A workgroup focused on medical group ownership and related issues will hold its fourth meeting June 24. The meeting will address ownership disclosure and accountability. The workgroup follows the failure of a bill introduced in the 2024 session by Rep. Ben Bowman, D-Tigard. HB 4130 would have changed rules governing the ownership of medical practices and the use of noncompetition agreements. The complex bill was ill-suited to this year’s short legislative session and did not pass. However, Rep. Bowman has been working with stakeholders to prepare a revised bill for the 2025 session. OBI is participating in that effort and met with Rep. Bowman recently to discuss non-compete and non-disclosure agreements.

Sustainable Health Care Growth Target Rules Near Completion

The rulemaking process for the creation of a Sustainable Health Care Growth Target (CGT) is nearing its conclusion. Complete draft rules were released during the May 15 meeting of the CGT rules advisory committee. A rules hearing will take place June 18, and the permanent rules will be filed with the secretary of state in July.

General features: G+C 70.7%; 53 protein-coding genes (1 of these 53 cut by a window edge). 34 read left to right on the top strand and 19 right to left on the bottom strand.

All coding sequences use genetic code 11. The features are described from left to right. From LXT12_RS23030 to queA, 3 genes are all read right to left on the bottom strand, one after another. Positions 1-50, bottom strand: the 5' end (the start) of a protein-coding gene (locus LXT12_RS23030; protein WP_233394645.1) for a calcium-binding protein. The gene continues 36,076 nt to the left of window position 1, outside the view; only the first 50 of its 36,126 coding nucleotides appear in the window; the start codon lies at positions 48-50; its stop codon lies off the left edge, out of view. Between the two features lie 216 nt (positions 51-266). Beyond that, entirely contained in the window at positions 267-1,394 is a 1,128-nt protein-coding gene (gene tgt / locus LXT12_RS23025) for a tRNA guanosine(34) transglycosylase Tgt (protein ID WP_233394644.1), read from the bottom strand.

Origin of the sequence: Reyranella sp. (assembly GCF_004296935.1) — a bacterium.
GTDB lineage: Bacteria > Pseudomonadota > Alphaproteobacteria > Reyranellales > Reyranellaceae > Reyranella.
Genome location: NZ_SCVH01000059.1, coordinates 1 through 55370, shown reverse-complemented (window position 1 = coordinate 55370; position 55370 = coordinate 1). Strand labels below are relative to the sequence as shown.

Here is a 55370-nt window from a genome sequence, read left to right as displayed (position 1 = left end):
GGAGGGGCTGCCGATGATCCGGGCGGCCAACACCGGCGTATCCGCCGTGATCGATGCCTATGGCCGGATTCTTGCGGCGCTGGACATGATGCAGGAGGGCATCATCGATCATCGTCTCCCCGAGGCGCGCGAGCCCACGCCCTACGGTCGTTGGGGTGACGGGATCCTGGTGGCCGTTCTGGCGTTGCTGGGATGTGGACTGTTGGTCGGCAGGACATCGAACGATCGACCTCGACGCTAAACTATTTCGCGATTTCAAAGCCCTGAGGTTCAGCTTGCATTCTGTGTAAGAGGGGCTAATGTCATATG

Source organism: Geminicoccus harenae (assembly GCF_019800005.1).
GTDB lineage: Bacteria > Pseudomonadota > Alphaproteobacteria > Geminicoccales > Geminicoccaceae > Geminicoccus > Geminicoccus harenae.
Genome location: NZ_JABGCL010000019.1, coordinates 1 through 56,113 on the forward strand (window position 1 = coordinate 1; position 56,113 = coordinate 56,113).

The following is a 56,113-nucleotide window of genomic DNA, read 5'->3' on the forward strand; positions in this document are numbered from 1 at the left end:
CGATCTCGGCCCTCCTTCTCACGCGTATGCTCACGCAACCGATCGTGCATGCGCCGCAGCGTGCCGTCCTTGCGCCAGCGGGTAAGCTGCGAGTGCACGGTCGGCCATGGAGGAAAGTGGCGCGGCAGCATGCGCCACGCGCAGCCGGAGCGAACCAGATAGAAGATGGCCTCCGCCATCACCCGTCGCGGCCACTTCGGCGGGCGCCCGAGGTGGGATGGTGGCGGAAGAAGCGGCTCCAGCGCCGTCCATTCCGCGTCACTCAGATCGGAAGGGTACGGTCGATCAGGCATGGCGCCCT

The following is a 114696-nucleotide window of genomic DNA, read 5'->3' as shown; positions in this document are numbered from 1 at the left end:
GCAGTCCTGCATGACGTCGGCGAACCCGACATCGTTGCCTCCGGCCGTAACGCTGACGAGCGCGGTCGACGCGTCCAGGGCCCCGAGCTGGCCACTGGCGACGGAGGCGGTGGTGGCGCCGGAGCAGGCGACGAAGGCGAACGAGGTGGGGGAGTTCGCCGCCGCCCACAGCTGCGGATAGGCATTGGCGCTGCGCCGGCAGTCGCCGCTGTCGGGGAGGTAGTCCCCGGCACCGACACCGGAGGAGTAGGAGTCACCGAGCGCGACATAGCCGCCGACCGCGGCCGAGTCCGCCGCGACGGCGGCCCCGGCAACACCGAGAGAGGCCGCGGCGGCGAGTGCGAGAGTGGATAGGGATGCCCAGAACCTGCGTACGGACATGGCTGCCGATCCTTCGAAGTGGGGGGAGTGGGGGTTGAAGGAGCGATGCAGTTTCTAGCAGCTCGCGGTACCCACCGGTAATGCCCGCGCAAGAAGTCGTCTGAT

The Legislature mandated the creation of a CGT in 2019 with the passage of SB 889, which directed the Oregon Health Authority to work with stakeholders to create a health care growth target ensuring that costs did not outpace wages or the state’s economy. The target would apply to insurance companies, hospitals and health care providers.